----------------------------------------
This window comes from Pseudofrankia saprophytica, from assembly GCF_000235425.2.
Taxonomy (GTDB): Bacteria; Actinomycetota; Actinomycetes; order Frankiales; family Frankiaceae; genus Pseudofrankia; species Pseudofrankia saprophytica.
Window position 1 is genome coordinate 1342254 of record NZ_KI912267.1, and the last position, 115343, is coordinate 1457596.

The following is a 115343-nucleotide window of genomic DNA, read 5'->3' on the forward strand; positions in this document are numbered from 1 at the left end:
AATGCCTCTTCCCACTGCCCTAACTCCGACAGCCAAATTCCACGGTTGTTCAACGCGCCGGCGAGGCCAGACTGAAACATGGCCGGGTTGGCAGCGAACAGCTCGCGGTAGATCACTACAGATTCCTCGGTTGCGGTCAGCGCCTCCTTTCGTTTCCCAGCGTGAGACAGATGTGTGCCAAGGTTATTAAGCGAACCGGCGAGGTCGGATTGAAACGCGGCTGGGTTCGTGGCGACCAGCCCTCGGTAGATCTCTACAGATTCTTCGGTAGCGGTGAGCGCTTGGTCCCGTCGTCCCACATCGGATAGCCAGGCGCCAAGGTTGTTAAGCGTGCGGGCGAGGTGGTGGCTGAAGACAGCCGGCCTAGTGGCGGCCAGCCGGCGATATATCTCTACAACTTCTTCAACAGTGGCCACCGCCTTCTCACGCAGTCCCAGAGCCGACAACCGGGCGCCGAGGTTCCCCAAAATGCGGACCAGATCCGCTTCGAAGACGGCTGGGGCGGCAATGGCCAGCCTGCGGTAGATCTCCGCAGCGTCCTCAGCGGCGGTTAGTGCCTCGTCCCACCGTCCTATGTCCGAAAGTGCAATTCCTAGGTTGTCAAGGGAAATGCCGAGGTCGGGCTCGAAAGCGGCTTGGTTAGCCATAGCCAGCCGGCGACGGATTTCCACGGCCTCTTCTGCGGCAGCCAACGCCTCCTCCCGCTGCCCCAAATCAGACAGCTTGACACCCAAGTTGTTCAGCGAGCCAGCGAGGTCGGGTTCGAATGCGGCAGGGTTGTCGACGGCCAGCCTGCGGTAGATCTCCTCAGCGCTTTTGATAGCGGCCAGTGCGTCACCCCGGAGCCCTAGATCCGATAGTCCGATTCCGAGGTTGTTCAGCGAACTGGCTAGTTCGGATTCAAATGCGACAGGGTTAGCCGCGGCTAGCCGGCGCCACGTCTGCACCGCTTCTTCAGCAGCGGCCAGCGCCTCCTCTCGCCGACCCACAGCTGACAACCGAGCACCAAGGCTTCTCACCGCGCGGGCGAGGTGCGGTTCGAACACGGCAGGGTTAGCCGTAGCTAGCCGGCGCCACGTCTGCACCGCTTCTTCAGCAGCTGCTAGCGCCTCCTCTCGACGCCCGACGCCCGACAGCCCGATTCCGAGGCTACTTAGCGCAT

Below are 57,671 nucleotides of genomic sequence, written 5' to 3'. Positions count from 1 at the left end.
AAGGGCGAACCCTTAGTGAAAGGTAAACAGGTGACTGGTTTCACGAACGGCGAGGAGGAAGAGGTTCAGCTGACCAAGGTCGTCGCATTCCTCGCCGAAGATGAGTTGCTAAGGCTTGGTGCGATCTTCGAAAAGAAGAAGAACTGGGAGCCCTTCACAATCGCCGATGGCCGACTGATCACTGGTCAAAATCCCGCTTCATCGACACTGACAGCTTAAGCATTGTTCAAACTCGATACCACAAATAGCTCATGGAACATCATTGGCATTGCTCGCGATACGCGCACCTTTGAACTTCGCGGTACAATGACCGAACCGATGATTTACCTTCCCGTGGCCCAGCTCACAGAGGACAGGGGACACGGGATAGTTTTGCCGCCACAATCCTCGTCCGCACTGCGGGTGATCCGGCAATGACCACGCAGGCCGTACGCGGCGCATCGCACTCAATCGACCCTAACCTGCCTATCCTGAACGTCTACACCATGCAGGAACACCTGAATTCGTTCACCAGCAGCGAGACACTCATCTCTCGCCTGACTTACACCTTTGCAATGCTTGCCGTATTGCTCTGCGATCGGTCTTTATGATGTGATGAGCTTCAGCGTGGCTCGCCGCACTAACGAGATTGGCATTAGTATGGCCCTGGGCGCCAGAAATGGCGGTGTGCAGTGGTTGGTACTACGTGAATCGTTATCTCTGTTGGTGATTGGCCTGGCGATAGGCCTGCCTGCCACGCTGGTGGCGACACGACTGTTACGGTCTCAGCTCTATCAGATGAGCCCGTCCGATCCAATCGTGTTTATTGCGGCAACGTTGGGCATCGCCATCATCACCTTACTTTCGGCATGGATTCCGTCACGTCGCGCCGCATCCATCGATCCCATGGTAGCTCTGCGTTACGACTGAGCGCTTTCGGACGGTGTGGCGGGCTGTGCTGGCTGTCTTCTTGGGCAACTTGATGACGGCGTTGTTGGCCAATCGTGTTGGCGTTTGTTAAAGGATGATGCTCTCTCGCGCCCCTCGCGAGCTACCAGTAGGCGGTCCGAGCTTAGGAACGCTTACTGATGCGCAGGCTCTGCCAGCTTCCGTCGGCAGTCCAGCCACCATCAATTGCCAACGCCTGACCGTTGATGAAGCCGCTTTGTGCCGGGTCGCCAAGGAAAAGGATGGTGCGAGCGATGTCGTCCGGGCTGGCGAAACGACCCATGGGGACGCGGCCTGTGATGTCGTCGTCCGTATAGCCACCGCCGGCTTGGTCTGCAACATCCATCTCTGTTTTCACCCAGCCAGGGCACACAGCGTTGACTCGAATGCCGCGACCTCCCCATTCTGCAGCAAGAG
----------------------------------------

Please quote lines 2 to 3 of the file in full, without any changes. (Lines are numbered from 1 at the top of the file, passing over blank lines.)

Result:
Taxonomy (GTDB): Bacteria; Actinomycetota; Actinomycetes; order Frankiales; family Frankiaceae; genus Pseudofrankia; species Pseudofrankia saprophytica.
Window position 1 is genome coordinate 1342254 of record NZ_KI912267.1, and the last position, 115343, is coordinate 1457596.